It’s the best approach in dealing with stress
In which we usually can find some success
It’s all in “How One Perceives Everything”
On this “Lucky” Day of the Irish, (of which I can claim 25% heritage) I was reflecting on the difference in philosophy between those who rely on hope versus those who cast their lot with luck. “Hope” has become a buzzword in the recent political season but I think it could be a significant factor in helping us deal with the challenges with which we are currently grappling. Two Thousand years ago, we were reminded that three greatest virtues were “faith, hope, and charity (love) and the greatest of these is charity” Most people remember this quote using love, but the intent is on empathy, caring, and compassion for others, not romantic love, much to the chagrin of wedding planners everywhere. Faith is based in the present and is a belief in an outside power to determine outcome. Hope is future based and is a more optimistic mindset, encouraging one to seize opportunities though the choices made. Restoring a sense of hope in the midst of what seems like incessant “bad news” seems like an important early step to getting people to come up with new solutions. Einstein’s quote that “Problems cannot be solved by the same level of thinking that created them”, is a good reminder that thinking differently can by itself change our perceptions of a problem and give us new options.
I’ve been reading about a number of people in the last few months that thought differently and changed the world. One is R. Buckminster Fuller (“Our power is in our ability to decide.” ), a 20th century architect, inventor, and visionary who promoted the concept of “Spaceship Earth” He came by his “transcendental” thinking naturally, as his great aunt was Margaret Fuller, a close contemporary of Emerson & Thoreau. He didn’t discover his purpose until his mid-30s when he was bankrupt and suicidal, having lost his young daughter to illness. He had an epiphany and decided to devote his life to an experiment, to find “what a single individual [could] contribute to changing the world and benefiting all humanity”. In the 1930’s-40’s he designed efficient cars and buildings including the famous geodesic dome (of which the Tacoma Dome is one of the larger examples). Portland Center Stage had a great one-man play about his life earlier this year. If you want to know more about him, check out the Fuller Institute ( http://www.bfi.org/ )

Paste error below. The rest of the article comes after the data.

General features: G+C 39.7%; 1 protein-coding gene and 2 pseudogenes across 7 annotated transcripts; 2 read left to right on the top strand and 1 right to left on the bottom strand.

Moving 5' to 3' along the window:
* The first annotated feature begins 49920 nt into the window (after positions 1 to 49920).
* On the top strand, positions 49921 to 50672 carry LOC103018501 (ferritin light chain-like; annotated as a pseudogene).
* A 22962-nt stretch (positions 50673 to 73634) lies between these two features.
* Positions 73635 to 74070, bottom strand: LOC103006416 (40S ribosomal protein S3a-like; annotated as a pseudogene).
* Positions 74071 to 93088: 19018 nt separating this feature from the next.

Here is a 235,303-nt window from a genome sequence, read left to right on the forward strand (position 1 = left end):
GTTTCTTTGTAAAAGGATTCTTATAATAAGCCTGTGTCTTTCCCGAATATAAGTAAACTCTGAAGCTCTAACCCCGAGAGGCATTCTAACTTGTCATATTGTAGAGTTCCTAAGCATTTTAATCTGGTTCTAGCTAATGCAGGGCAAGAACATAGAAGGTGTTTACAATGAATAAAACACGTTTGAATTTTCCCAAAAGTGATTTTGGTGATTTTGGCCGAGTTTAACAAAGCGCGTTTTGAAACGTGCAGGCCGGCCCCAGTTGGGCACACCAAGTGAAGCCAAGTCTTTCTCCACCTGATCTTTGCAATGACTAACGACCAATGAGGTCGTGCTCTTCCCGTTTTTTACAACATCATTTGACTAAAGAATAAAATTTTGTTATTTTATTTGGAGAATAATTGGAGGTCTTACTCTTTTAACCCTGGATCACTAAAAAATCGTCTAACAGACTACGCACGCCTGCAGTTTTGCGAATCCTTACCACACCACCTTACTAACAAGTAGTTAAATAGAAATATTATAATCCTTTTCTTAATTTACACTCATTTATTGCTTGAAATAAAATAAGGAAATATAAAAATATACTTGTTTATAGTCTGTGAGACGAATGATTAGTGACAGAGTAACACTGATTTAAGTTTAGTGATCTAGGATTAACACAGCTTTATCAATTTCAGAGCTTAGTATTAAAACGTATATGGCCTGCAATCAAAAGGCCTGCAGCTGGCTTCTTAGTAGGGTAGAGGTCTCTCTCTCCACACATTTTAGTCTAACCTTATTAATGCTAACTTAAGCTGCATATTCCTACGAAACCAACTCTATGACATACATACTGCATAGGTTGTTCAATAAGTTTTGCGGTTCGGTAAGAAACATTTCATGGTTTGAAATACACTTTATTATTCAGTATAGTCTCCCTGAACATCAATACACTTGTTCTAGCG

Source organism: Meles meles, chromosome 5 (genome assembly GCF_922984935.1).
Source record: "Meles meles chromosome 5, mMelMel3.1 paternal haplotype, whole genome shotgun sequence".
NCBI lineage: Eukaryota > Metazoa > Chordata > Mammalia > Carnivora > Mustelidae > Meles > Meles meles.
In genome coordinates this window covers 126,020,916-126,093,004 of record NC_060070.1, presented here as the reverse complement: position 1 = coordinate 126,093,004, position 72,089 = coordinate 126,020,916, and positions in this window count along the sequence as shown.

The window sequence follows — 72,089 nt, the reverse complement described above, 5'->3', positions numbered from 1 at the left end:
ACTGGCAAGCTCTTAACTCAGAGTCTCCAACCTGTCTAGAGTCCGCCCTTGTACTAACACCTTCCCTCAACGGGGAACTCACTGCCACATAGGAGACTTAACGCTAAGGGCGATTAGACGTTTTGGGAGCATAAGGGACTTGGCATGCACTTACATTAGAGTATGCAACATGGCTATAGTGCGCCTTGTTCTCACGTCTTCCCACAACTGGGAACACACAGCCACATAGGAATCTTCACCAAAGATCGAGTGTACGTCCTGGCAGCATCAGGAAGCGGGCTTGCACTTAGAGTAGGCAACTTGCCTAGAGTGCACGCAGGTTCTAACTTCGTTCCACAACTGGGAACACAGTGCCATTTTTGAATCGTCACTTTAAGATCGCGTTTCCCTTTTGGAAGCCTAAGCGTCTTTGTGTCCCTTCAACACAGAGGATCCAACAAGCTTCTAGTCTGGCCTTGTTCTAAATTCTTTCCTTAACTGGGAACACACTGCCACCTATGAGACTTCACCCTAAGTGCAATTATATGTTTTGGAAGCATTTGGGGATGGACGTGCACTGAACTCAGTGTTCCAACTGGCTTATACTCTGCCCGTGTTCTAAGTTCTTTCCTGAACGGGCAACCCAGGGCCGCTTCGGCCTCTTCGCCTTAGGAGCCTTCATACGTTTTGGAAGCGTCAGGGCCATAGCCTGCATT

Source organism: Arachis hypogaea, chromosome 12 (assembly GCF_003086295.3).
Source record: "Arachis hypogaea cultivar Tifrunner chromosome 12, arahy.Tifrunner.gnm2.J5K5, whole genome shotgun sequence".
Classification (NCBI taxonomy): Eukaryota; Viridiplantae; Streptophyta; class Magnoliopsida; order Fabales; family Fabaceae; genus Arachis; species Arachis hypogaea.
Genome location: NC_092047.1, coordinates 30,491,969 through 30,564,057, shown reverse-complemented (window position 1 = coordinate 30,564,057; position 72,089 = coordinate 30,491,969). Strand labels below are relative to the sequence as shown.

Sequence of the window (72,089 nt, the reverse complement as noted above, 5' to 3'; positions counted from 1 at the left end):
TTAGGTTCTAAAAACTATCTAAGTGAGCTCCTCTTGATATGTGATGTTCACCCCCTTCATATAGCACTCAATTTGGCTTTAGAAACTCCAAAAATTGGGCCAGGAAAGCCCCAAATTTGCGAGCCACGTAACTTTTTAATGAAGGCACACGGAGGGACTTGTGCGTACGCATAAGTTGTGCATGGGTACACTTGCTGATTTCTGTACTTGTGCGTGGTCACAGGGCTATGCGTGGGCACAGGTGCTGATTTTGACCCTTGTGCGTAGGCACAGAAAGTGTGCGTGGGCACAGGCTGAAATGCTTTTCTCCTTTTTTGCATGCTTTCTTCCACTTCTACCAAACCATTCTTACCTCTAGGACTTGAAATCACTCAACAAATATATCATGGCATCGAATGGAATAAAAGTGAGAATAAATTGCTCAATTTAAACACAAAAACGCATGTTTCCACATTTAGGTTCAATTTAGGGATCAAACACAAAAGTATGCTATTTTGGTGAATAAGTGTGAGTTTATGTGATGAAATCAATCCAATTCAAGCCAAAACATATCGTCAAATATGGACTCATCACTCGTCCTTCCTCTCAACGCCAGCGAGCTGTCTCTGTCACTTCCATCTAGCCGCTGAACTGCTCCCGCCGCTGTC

The biography of Joseph Priestly (I have always been delighted at the prospect of a new day, a fresh try, one more start, with perhaps a bit of magic waiting somewhere behind the morning...”), “The invention of Air” is a fascinating profile of a pivotal figure in the early development of America. An English theologian, political theorist philosopher, and inventor who became friends with Franklin, was much sought after for counsel by Adams, Jefferson and others. He can claim the discovery of oxygen and principles of electricity, the invention of soda water, and was the founder of the Unitarian Church. His life could be described as the hopeful exploration of scientific and spiritual principles
Two more shining examples of hope personified are Helen Keller and Victor Frankl. Helen Keller (“Optimism is the faith that leads to achievement. Nothing can be done without hope or confidence.” “No pessimist ever discovered the secret of the stars, or sailed to an uncharted land, or opened a new doorway for the human spirit.”), although deaf and blind, her insights into the human condition continue to inspire.